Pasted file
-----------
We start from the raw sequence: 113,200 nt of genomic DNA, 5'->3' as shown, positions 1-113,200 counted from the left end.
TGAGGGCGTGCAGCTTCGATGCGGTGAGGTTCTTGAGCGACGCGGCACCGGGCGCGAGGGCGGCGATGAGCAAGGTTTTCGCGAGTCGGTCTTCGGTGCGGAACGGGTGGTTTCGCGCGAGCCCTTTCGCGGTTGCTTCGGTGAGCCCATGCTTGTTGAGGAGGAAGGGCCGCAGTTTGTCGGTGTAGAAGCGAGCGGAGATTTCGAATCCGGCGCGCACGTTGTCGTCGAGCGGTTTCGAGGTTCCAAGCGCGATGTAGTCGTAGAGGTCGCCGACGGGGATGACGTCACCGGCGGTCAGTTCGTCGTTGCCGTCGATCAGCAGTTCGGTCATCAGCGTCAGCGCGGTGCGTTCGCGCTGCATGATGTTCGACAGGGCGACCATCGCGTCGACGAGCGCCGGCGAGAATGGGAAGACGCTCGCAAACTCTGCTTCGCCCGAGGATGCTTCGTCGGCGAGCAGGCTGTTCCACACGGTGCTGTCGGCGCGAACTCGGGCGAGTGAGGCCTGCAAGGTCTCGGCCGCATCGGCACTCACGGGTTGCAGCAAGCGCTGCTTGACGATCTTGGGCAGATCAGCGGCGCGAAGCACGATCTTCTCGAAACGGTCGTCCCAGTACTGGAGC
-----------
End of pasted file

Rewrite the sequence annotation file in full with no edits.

We start from the raw sequence: 113,200 nt of genomic DNA, 5'->3' as shown, positions 1-113,200 counted from the left end.
TGAGGGCGTGCAGCTTCGATGCGGTGAGGTTCTTGAGCGACGCGGCACCGGGCGCGAGGGCGGCGATGAGCAAGGTTTTCGCGAGTCGGTCTTCGGTGCGGAACGGGTGGTTTCGCGCGAGCCCTTTCGCGGTTGCTTCGGTGAGCCCATGCTTGTTGAGGAGGAAGGGCCGCAGTTTGTCGGTGTAGAAGCGAGCGGAGATTTCGAATCCGGCGCGCACGTTGTCGTCGAGCGGTTTCGAGGTTCCAAGCGCGATGTAGTCGTAGAGGTCGCCGACGGGGATGACGTCACCGGCGGTCAGTTCGTCGTTGCCGTCGATCAGCAGTTCGGTCATCAGCGTCAGCGCGGTGCGTTCGCGCTGCATGATGTTCGACAGGGCGACCATCGCGTCGACGAGCGCCGGCGAGAATGGGAAGACGCTCGCAAACTCTGCTTCGCCCGAGGATGCTTCGTCGGCGAGCAGGCTGTTCCACACGGTGCTGTCGGCGCGAACTCGGGCGAGTGAGGCCTGCAAGGTCTCGGCCGCATCGGCACTCACGGGTTGCAGCAAGCGCTGCTTGACGATCTTGGGCAGATCAGCGGCGCGAAGCACGATCTTCTCGAAACGGTCGTCCCAGTACTGGAGC